America’s Cave—Meramec Caverns—Is No Mere Tourist Spot

The sides of barns from Oklahoma to Illinois demand you visit her. Billboards beckon you for miles at a time along Route 66 and Interstates 55, 44 and 70 to explore her insides. She’s one of the first landmarks in the world to advertise her name on the backs of cars courtesy of the bumper sticker. Mermec Caverns is no mere cave—it’s origins as a shelter harken back to the Osage tribes who used her to stay warm during harsh winters or keep dry during severe storms well before Europeans came to steal, rape and rob the lands.

The ballroom of Meramec Caverns. Don't let the neon and the tiled floor fool you—the tour is an impressive spectacle of the power of nature.

The ballroom of Meramec Caverns. Don’t let the neon and the tiled floor fool you—the tour is an impressive spectacle of the power of nature.

When French explorer Philipp Renault came to the New World, the Osage told him about a cave whose walls were lined with veins of gold. in typical colonial fashion, Renault when to the cave to claim his riches, only to find the gold veins were really saltpeter. So, O.K., it wasn’t gold, but saltpeter could just as easily be mined for it’s high demand in the use of creating gunpowder. In 1720 Renault named the place Saltpeter Cave and for over a century Saltpeter Cave was used to produce gunpowder.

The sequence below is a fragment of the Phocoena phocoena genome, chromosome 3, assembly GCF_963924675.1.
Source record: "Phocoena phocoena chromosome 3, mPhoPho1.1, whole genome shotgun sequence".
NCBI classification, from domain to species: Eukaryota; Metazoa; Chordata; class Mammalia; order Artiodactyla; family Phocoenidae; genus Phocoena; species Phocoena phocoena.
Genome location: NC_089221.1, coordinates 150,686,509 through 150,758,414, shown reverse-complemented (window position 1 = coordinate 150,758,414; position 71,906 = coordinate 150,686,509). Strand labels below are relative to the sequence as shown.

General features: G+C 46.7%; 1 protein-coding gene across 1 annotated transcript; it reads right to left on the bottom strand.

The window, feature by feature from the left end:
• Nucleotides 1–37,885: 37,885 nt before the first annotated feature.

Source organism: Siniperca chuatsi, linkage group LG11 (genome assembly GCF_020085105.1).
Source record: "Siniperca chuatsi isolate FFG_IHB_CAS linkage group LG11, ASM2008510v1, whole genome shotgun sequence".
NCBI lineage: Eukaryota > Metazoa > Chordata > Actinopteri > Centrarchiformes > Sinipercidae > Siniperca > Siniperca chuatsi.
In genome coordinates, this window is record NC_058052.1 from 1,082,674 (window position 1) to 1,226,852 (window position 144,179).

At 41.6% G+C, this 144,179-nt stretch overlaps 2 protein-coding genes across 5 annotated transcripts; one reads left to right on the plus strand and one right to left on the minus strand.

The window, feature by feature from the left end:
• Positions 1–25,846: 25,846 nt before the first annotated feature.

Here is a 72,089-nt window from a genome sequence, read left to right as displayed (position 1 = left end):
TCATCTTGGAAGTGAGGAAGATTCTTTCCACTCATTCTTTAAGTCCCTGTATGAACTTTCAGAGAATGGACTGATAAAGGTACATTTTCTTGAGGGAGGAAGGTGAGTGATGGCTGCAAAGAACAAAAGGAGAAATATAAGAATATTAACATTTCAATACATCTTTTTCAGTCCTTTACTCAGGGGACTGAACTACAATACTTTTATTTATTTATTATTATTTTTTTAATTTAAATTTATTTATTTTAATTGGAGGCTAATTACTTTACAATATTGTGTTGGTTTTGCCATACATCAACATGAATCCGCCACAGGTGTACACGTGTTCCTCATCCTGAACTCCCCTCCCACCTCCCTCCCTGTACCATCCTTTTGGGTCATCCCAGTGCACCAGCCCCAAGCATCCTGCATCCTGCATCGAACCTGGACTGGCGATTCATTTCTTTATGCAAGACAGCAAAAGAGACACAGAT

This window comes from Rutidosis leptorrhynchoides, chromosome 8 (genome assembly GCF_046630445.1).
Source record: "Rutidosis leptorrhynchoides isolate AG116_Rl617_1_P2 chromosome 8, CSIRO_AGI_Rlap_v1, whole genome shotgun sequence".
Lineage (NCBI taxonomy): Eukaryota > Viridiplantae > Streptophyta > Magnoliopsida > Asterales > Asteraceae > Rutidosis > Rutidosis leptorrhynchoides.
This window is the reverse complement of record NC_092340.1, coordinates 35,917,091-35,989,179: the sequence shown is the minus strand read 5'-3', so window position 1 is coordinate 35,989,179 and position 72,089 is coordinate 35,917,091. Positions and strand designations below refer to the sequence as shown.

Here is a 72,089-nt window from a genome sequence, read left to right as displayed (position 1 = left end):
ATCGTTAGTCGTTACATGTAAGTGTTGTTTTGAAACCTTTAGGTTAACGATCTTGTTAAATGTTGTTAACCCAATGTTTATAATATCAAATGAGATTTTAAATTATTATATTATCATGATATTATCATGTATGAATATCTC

During the Civil War, Union troops set up a gunpowder facility in the cave, but in 1864 they were overrun by Confederates and saltpeter mining was stopped. After the war, the cave was used for more hospitable occasions—parties were held inside during the summer months and kept the locals cool during extreme heat.

Then comes Lester Benton Dill, a spelunker and cave-lover who bought the cave in 1933, and changed the name of the cave to Meramec Caverns. After much exploring, Dill found the cave was a series of caverns much larger than what was already known by the Osage and locals—this wasn’t just a cave, but a seven-level series of caverns that allowed people to see the insides of the earth.

Since Dill opened the caves to the public in 1933, Meramec Caverns has been a travel destination for people all over the world. Dill built a theater inside and, in 1941, found an area of the caverns where Jesse James and his outlaws hid from law enforcement. It was also Dill who came up with the idea to plant billboards and paint barn signs along the roads, and slap a bumper sticker on the back of every visitor’s car.

One of many billboards and painted barns demanding you visit Meramec Caverns.

One of many billboards and painted barns demanding you visit Meramec Caverns.

Much of Meramec Caverns’ history has been preserved, from the antique souvenir machines to the tiled ballroom floor. But what makes Meramec Caverns a MUST see are the calcium and mineral formations created naturally over thousands of years. The basic tour takes you to many levels and exposes you to a natural beauty rarely seen both of rock and of underground streams as placid as a night-time sky. Don’t let the neon and gift shop deter you from a commercial-free journey to the center of the earth.

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